Republicans just laugh at them. "We're at a crossroads, you weaklings. Pour it on. Seize the moment and be like us. Show you have the balls to do what we want, and take withdrawal off the table," said Graham, who posed as a colonel in the U.S. Air Force reserves in Iraq for several days last month, then left because it's hot there.

Next week Congress will hear from U.S. Iraq commander General David Petraeus Maximus and U.S. Ambassador to Iraq Ryan Crocker. Both are expected to report significant military progress in Baghdad since the start of the escalation last January, since that's what their scripts say.

Republicans are hoping their phony testimony upstages a more realistic non-partisan assessment delivered to Congress this week by the congressional investigative agency. It said the Iraqi government had failed to meet 11 out of 18 political and military goals, and pretty much sucked at the others, as long as you're asking.

Reid alluded to "things we can do on a bipartisan basis" to get the 60 votes needed in the Senate to avoid procedural roadblocks to legislation, then went back to sleep.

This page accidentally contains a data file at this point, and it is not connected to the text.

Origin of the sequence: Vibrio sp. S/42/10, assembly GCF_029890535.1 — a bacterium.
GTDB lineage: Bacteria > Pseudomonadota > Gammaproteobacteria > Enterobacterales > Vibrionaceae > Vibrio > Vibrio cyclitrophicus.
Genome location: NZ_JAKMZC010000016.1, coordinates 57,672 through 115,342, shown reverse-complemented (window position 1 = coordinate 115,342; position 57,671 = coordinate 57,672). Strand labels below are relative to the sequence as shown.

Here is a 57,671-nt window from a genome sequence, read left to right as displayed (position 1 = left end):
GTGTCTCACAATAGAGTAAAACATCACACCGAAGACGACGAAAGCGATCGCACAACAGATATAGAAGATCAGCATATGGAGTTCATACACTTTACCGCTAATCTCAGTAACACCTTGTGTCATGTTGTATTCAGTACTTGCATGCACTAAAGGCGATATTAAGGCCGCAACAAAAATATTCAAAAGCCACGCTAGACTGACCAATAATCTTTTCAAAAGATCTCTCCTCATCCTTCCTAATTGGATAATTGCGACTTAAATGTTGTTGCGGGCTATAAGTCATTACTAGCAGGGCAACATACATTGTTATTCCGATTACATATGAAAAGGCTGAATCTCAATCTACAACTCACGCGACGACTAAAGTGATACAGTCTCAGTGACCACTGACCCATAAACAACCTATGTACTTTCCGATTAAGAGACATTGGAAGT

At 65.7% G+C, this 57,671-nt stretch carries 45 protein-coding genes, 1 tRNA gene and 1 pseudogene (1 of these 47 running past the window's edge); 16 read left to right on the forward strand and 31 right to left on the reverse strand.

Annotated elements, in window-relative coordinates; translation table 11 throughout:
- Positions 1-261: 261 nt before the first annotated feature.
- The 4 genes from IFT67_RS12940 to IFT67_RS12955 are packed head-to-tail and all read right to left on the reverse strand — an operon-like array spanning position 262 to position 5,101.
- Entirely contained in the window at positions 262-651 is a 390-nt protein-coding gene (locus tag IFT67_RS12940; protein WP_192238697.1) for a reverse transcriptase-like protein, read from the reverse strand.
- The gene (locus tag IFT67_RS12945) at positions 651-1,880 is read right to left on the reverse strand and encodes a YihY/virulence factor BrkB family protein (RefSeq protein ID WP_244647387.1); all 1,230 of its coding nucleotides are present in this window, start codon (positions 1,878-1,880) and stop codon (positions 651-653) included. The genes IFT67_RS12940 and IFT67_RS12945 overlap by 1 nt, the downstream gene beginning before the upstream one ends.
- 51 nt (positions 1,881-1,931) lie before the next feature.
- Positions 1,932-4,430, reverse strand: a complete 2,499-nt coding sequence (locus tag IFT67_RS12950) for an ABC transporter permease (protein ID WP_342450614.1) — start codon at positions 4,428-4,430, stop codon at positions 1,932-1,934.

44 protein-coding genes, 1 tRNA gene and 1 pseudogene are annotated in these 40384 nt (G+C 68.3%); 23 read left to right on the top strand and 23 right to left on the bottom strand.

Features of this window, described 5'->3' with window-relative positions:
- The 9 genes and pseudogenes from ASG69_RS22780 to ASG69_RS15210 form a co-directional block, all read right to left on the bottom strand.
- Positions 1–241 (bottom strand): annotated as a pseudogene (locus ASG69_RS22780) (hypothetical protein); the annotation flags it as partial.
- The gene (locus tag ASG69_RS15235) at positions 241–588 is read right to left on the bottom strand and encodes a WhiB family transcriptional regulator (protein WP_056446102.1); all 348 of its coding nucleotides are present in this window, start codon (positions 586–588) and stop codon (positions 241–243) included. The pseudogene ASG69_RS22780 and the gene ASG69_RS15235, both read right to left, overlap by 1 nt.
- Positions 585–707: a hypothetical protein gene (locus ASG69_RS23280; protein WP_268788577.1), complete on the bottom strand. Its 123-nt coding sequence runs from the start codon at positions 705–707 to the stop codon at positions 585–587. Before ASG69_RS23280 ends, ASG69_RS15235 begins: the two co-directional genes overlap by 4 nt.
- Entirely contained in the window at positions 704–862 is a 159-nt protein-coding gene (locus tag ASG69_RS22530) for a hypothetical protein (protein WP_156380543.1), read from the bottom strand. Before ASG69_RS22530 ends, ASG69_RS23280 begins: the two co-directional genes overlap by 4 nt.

Any legislation urging troop withdrawals without timetables could lose the support of some Democrats running for President.

"If we take away deadlines, benchmarks, timelines, what is the urgency that will move them (the Iraqi government) to act?" asked Senator Hillary Clinton of New York, a leading presidential candidate.

Chicks are too emotional.

Tuesday, September 04, 2007

Richardson jumps the shark

OSCEOLA, Iowa (AP)--In a bid to prove that understanding the expediency of sucking up to special interests isn't an exclusively Republican trait, Democratic presidential longshot Bill Richardson said Tuesday that his comment about it being God's will that Iowa votes first was just off-the-cuff pandering for the locals.

Campaigning in south-central Iowa, the New Mexico governor faced questions about his witless and bizarre comment Monday, when he suggested that the U.S. Constitution and the Holy Bible require Iowa to lead the nomination process.